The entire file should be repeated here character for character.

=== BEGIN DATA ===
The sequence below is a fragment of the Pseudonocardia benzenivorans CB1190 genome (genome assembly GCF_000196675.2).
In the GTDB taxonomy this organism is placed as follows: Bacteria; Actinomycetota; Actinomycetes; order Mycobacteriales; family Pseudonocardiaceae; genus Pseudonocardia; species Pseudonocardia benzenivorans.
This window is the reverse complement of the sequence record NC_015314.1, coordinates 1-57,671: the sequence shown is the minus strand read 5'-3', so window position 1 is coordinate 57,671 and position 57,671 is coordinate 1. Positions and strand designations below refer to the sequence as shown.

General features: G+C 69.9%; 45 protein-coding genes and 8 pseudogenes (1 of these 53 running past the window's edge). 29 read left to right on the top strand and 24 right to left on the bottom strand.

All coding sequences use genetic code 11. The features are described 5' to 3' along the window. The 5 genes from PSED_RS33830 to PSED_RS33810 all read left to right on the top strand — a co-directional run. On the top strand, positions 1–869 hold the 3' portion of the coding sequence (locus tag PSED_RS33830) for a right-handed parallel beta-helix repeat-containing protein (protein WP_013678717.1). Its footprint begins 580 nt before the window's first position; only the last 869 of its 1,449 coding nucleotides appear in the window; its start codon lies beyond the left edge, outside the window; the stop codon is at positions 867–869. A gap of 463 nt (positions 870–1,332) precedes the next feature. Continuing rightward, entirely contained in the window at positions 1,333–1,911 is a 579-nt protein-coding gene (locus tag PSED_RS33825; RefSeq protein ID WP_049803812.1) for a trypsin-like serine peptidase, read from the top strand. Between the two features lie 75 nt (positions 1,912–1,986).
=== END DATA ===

The sequence below is a fragment of the Pseudonocardia benzenivorans CB1190 genome (genome assembly GCF_000196675.2).
In the GTDB taxonomy this organism is placed as follows: Bacteria; Actinomycetota; Actinomycetes; order Mycobacteriales; family Pseudonocardiaceae; genus Pseudonocardia; species Pseudonocardia benzenivorans.
This window is the reverse complement of the sequence record NC_015314.1, coordinates 1-57,671: the sequence shown is the minus strand read 5'-3', so window position 1 is coordinate 57,671 and position 57,671 is coordinate 1. Positions and strand designations below refer to the sequence as shown.

General features: G+C 69.9%; 45 protein-coding genes and 8 pseudogenes (1 of these 53 running past the window's edge). 29 read left to right on the top strand and 24 right to left on the bottom strand.

All coding sequences use genetic code 11. The features are described 5' to 3' along the window. The 5 genes from PSED_RS33830 to PSED_RS33810 all read left to right on the top strand — a co-directional run. On the top strand, positions 1–869 hold the 3' portion of the coding sequence (locus tag PSED_RS33830) for a right-handed parallel beta-helix repeat-containing protein (protein WP_013678717.1). Its footprint begins 580 nt before the window's first position; only the last 869 of its 1,449 coding nucleotides appear in the window; its start codon lies beyond the left edge, outside the window; the stop codon is at positions 867–869. A gap of 463 nt (positions 870–1,332) precedes the next feature. Continuing rightward, entirely contained in the window at positions 1,333–1,911 is a 579-nt protein-coding gene (locus tag PSED_RS33825; RefSeq protein ID WP_049803812.1) for a trypsin-like serine peptidase, read from the top strand. Between the two features lie 75 nt (positions 1,912–1,986).